INEC targets 200,000 electronic voting machines ahead 2023 general election.

Written by on June 27, 2021

With less than two years to the 2023 general elections, the Independent National Electoral Commission has proposed to buy about 200,000 electronic voting machines to cater for the 176,846 Polling Units in the country.

As such, the agency’s Electronic Voting Implementation Committee has been reconstituted and has commenced work.

INEC National Commissioner and Chairman, Information and Voter Education Committee, Mr Festus Okoye, who revealed this yesterday explained that a team of INEC’s in-house engineers were currently evaluating proposals submitted by 49 companies, both local and foreign, for the supply of the machines.

The commission said its engineering team would consider factors such as the machines’ ruggedness and design before short-listing any of the companies.

Asked how many companies had been invited to present supply proposals, Okoye noted that the commission has not invited and short-listed any company for the purpose of supplying the electronic voting machines as at the time of filling this Report.

The commission stated that companies that came for the RFI demonstration were from Nigeria, the Netherlands, China, the United States, South Korea, the United Kingdom, and India.

Asked the reason for the delay in short-listing the successful companies, the INEC commissioner cited factors such as the COVID-19 pandemic, expansion of voter access to Polling Units, and the constitutive legal instrument backing up the deployment of e-voting machines in the electoral process.

Okoye said the resumption of the Continuous Voter Registration exercise had taken a lot of the commission’s attention, adding that an Electronic Voting Implementation Committee had been reconstituted and had commenced work.

INEC Chairman, Professor Mahmood Yakubu, had said during the 2021 budget defence before the House of Representatives Committee on Electoral Matters on November 4, 2020 that the commission would deploy the electronic voting machines very soon, possibly beginning with the Anambra governorship poll scheduled to hold in November this year.

However, the commission has been seeking an amendment of the legal framework that would enable electronic voting, noting that it remained committed to introducing electronic voting machines in the electoral process to replace the manual system that had put the commission under heavy logistics burden, including the printing of electoral papers and hiring of thousands of ad hoc staff, among others.

Although there had been divided opinions on whether Nigeria was ripe for electronic voting, Yakubu said at the inauguration of the 1999 Constitution Review Committee of the House of Representatives in October 2020 that elections in the country were too manual, expensive, cumbersome and archaic.

He further stressed that the encumbrance of the deployment of full technology in elections should be removed.

Yakubu also recently said at a public hearing on the Electoral Offences Commission (Establishment) Bill sponsored by Senator Abubakar Kyari that the timetable for the 2023 general elections would be released in November 2021.

Meanwhile, ahead of the Anambra State governorship election slated for November 6, INEC said it had begun repairing its destroyed facilities in the state and replacing some of its non-sensitive materials affected by the destructions.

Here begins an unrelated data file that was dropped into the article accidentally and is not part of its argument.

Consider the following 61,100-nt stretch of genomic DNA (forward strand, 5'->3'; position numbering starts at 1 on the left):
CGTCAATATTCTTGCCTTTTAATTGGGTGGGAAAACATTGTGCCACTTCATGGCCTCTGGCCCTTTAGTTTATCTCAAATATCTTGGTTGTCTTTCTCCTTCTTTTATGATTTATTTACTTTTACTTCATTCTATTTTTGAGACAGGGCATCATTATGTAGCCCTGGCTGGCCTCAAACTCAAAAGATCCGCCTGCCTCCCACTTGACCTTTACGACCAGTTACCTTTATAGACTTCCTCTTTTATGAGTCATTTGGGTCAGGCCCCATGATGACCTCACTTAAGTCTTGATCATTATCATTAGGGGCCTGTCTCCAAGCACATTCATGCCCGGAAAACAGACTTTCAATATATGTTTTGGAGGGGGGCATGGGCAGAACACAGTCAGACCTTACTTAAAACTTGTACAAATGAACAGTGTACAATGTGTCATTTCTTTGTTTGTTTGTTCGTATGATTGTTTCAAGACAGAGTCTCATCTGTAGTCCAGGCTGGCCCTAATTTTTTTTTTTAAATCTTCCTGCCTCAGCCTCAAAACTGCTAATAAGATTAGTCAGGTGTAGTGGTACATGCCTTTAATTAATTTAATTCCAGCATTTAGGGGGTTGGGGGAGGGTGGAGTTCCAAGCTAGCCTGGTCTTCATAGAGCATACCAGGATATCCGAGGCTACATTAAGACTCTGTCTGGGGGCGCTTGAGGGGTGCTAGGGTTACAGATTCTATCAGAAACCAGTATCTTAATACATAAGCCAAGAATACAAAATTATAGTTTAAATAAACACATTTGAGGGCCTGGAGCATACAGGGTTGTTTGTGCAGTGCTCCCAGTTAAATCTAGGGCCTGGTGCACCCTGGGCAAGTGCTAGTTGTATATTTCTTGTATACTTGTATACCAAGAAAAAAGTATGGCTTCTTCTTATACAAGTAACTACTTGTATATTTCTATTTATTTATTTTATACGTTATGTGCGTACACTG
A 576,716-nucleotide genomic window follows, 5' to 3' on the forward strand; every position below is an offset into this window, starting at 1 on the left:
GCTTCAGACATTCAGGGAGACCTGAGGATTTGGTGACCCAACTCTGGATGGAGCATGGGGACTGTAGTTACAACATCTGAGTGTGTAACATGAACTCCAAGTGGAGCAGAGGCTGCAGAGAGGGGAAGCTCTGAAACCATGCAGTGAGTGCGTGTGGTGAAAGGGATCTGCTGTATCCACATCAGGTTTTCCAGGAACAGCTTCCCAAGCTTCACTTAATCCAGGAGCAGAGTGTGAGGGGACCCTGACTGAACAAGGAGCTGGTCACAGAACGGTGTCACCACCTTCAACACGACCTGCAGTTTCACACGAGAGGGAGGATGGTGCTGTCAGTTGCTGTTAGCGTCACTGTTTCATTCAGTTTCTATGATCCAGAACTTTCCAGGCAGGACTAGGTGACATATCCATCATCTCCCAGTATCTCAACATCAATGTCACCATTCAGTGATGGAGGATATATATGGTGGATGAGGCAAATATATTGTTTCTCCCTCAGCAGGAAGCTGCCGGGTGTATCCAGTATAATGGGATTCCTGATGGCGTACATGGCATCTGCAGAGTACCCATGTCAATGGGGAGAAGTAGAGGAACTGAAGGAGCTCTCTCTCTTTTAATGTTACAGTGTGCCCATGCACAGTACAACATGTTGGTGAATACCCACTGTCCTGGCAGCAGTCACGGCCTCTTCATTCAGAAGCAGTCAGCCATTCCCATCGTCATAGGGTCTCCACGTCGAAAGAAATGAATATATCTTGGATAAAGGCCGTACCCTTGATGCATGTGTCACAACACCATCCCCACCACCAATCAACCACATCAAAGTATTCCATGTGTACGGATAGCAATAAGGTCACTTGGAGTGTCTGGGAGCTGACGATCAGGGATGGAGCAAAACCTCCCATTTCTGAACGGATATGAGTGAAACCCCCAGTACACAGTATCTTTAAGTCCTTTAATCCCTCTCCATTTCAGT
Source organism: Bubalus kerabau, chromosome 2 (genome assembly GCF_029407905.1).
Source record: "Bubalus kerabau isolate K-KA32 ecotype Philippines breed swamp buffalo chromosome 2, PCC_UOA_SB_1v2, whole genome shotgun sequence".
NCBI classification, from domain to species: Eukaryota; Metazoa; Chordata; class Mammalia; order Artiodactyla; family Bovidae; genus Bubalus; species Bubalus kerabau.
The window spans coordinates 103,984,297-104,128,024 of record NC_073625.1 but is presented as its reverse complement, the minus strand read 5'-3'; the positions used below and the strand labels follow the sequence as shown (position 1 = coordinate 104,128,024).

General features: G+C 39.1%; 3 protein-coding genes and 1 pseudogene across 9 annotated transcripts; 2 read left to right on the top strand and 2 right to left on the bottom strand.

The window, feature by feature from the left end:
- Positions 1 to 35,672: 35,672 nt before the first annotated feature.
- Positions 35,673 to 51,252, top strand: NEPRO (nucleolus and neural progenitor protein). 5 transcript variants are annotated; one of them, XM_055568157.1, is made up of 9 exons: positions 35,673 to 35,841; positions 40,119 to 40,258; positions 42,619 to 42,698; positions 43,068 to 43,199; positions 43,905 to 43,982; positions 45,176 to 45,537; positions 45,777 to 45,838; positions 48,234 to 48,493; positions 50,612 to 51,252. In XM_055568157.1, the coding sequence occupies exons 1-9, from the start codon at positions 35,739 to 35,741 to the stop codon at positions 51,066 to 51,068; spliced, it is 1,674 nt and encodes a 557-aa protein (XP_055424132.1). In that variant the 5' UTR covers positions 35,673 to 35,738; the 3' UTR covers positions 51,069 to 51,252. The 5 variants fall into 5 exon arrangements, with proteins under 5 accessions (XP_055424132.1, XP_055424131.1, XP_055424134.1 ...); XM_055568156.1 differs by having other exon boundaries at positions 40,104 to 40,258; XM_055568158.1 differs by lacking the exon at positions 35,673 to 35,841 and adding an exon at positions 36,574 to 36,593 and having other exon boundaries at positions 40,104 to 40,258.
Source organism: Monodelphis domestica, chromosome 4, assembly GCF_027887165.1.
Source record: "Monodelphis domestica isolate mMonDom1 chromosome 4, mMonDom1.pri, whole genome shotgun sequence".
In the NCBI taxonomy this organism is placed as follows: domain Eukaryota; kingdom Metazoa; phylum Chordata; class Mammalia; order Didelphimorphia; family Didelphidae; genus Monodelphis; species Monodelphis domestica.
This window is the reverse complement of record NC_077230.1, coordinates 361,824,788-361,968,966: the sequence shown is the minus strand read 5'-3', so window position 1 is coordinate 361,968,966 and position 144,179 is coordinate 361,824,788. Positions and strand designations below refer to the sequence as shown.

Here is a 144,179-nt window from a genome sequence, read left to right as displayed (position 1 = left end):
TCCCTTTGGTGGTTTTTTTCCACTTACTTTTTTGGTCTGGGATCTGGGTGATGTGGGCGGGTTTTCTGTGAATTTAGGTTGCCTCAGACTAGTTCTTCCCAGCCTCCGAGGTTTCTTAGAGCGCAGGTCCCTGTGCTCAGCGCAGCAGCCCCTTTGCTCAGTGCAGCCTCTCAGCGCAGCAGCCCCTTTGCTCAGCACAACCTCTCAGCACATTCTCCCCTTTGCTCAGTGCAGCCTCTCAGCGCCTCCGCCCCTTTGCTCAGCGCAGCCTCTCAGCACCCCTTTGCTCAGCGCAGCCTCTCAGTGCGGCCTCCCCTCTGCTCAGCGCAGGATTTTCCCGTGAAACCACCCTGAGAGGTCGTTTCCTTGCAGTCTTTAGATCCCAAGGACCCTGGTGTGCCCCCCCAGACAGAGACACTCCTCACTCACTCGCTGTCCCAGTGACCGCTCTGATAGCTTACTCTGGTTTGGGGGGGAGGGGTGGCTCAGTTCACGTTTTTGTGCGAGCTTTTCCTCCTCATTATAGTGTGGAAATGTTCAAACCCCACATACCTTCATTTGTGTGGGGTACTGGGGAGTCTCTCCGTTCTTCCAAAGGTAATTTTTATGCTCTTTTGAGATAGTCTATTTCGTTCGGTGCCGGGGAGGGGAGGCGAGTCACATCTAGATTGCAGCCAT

Gunmen had in the past few months launched attacks on INEC and other government facilities, particularly in the South-East.

The gunmen burnt the INEC office in Anambra State on May 23. During the attack, the commission stated that it lost its Collation Centre, seven utility vehicles, and 50 per cent of all non-sensitive materials.

However, INEC said it had started rebuilding its office to enable it to conduct the governorship election taking place in the state in less than five months from now.

Asked if there would be Continuous Voter Registration in areas in the South-East where INEC offices had been burnt, Okoye said the commission would start the CVR with online registration, which he said would commence on June 28, after which the commission would begin physical registration in the state and local government offices on July 19.

In preparation for the online voter registration, the commission said it had acquired and launched the Voter Enrolment Device, noting that registrants with no legal disability would start their registration online and complete it at the designated registration centres, where their biometrics would be captured.

On general preparations for the 2023 elections, INEC said it had worked hard on its processes and procedures and striving to build a democratic and independent institution.

The commission also urged political parties to become more democratic and inclusive.

Meanwhile, the Daudu Amule Olomo-Oba Royal Dynasty in Ilorin East Local Government Area of Kwara State has asked INEC to avoid rewriting the history of Ilorin Emirate Communities in the name of creating new polling units.

The royal house said this in reaction to INEC’s creation of a Polling Unit named Daudu Amule Oloko-Obi Open Space, 034 new Polling Unit in Magaji Are Ward l, Ilorin East Local Government Area.

INEC had recently created new polling units across the country to make polling stations nearer to voters during elections.

But in a statement signed by a member of the Daudu Amule family, Mallam Abdulkadir Saheed, who is also the Public Relations Officer of Amule Olomo-Oba Community Development Association, the community said it would not condone a distortion of its history.

The community cautioned INEC against rewriting history of a community in the name of creating a new Polling Unit.

Credit: Punch

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